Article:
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Afghan Box Camera Project The Afghan Box Camera is a simple type of box-shaped wooden camera, traditionally used by photographers working from a regular street pitch, who by-and-large produce instant identity portraits for their clients. In the Dari language of Afghanistan the camera is known as the kamra-e-faoree, which means 'instant camera'. The hand-made wooden camera which is both camera and darkroom in one has been used by generations of Afghans who have had their portraits taken with it, usually for identity photographs. The camera uses a paper negative process and has a shutterless lens. In order to take a photograph, the photographer whisks away the lens cap with one hand to expose the photographic paper on the inside of the camera, then replaces the shutter and inserts an arm through a light-tight sleeve giving him access to the camera's interior which doubles as a darkroom. Inside the camera he develops a paper negative of the image he has just taken and re-shoots this negative to make a positive, finally developing the positive to produce a finished photograph.
In this exhibition, we have provided a range of images which focus on the process of using the cameras, the designs of the camera, and the photographers. Box camera photography in Afghanistan, however, exists within a wider and more sophisticated history of analogue photography - and nowadays digital photography. The same photographers plying their trade with the humble kamra-e-faoree may well have been making large format black and white portraits and colouring them in with exquisite artistry by hand. For this reason, you will find a few images in this exhibition which incorporate the wider photographic world that Afghan box camera photography strived beside for decades.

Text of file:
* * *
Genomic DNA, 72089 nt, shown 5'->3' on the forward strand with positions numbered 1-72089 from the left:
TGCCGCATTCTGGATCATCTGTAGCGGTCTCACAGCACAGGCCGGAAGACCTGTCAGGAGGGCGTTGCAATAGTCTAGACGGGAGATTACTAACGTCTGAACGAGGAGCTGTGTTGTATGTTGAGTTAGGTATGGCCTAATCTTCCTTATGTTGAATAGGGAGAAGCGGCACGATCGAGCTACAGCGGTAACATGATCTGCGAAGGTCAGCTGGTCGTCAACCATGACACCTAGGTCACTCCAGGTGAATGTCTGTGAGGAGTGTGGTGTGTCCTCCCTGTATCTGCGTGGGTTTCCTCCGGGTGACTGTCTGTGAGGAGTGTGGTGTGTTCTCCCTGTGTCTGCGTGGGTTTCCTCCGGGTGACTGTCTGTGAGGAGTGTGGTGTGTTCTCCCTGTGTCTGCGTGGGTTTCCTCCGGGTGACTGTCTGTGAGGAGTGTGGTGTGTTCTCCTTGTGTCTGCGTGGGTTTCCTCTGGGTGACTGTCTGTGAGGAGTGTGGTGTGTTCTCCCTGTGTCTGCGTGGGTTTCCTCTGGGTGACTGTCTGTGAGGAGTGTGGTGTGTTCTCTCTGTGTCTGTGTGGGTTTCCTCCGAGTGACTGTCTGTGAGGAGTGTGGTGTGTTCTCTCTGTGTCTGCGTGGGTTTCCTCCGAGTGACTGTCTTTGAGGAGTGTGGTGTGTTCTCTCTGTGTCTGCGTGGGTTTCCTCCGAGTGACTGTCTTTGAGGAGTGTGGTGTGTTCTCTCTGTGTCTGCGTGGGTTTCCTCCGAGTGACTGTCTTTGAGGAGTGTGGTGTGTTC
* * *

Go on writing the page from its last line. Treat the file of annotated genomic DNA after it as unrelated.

The aim of the Afghan Box Camera Project is to provide a record of the kamra-e-faoree which as a living form of photography is on the brink of disappearing in Afghanistan. After a successful 2011 trip to Afghanistan to research these cameras we published our research online for all to access, and more information and details on the camera can be found on the project website. In May 2012 we intend to return to Afghanistan to explore further the story of Afghan photography. From February 1st to March 30th we will be fundraising for the project on the crowd-funding platform KICKSTARTER.COM. Any support is wholeheartedly welcome to help us continue telling this story.
Lukas Birk & Sean Foley
KickStarter - Afghan Box Camera Project 2012